Some might say that shooting an ultra low budget independent film ("ultra low budget" is a SAG term for their indie-friendly contract -- but it's also accurate) with minimal forces in limited time on Hollywood Boulevard is something that should only be attempted by the brave and the passionate. Others, however, might suggest it is something only for the naïve and the foolish. As with most things in life, the truth lies somewhere deliriously in between.
I have been a professional screenwriter on and off since 1990 and full time since 2000. My intention was always to be the full filmmaking storyteller: The Writer/Director. Since graduating NYU's Film School, I had labored to get that directorial debut off the ground. Five different scripts to be exact, with five different sets of producers. All five had one or two exciting "Yay! It looks like it's gonna happen!" moments. All of which fell by the wayside. Stars who said yes, only to say no, or to mean nothing to investors. Money that said yes, only to say, "I'm sorry, do I know you?"
Fed up and challenged by my then girlfriend, now fiancée, I set out to make not a two-to-six million dollar, star-reliant first feature, but something much less expensive, the goal being to conceive and write a project that could be produced for an amount of money I felt I could raise from private equity. So for the first time, I wrote backwards from production.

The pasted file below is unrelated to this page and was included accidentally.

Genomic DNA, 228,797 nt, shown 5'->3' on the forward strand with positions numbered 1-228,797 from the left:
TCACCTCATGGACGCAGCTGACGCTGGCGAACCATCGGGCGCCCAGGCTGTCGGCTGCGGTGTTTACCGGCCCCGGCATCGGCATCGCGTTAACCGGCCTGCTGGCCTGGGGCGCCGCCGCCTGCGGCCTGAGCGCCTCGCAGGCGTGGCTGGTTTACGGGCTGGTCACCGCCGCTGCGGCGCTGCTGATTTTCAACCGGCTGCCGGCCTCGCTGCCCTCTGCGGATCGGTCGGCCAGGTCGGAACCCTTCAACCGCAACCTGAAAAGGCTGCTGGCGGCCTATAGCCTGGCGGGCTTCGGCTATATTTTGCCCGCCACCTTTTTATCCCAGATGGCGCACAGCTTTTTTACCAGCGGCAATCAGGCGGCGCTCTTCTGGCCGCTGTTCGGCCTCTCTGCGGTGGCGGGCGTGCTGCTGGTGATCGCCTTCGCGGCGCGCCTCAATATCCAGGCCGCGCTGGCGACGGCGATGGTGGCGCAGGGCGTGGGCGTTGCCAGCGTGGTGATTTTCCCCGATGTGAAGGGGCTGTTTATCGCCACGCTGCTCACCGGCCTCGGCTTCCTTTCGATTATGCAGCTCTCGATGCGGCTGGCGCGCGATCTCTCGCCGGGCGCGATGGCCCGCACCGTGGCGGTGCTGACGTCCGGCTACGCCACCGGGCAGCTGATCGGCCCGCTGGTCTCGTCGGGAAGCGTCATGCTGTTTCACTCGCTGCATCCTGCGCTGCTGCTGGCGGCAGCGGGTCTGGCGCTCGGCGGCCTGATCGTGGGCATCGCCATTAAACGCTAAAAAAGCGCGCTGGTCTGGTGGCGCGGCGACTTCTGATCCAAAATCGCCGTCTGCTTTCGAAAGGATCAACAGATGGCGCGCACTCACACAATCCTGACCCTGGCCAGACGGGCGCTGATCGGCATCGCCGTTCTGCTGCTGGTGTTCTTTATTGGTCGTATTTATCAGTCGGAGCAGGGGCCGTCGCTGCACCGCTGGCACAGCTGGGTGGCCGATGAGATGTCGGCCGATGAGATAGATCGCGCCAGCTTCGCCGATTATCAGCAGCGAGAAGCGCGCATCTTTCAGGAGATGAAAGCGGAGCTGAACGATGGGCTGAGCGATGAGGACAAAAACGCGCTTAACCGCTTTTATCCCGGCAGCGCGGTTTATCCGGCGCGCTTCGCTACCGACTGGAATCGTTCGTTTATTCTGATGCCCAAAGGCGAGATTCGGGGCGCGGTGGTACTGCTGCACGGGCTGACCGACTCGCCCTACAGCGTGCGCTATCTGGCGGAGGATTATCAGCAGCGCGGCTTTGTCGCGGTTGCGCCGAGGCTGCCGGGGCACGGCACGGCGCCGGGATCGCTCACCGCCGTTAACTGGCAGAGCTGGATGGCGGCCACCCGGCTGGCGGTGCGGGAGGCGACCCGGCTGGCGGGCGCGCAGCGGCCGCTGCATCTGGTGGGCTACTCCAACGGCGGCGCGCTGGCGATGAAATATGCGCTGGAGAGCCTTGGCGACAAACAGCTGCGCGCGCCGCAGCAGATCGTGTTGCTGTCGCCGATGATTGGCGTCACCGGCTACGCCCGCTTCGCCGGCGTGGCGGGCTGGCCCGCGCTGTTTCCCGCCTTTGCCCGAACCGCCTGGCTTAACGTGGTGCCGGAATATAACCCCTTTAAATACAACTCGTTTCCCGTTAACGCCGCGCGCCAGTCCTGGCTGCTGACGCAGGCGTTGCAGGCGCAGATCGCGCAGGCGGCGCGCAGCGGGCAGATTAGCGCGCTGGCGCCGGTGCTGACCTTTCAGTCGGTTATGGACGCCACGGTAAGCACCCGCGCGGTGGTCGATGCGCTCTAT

The trap that I wanted to avoid is that when many writers direct a first low-budget indie, they often find a nice big house (often a lake house) and then proceed to shoot a lot of dialogue at that house: a Big Chill type ensemble dramedy, a horror film, or a dysfunctional family melodrama. I had no such house, nor did I want to utilize one. I did have a boulevard I lived close to -- Hollywood Boulevard.
A young woman wakes up at dawn, face down on the footprints of Grauman's Chinese Theater's historic forecourt. She has no idea who she is or how she got there. This is the singular image that inexplicably popped into my mind at Pane E Vino on Beverly Boulevard immediately following the aforementioned challenge. And it was from this central image that the story of Footprints grew.
There had been many films set in Hollywood, but none to my knowledge shot nearly entirely on only that very specific half-mile stretch of Hollywood Boulevard known round the world (and featured prominently in the stage design of this year's Oscar ceremony), which encompasses Grauman's Chinese Theatre, The Hollywood Roosevelt Hotel, the Egyptian Theater, the Kodak Theater, Hollywood & Highland, and countless souvenir shops, restaurants, cafes, and memorabilia stores.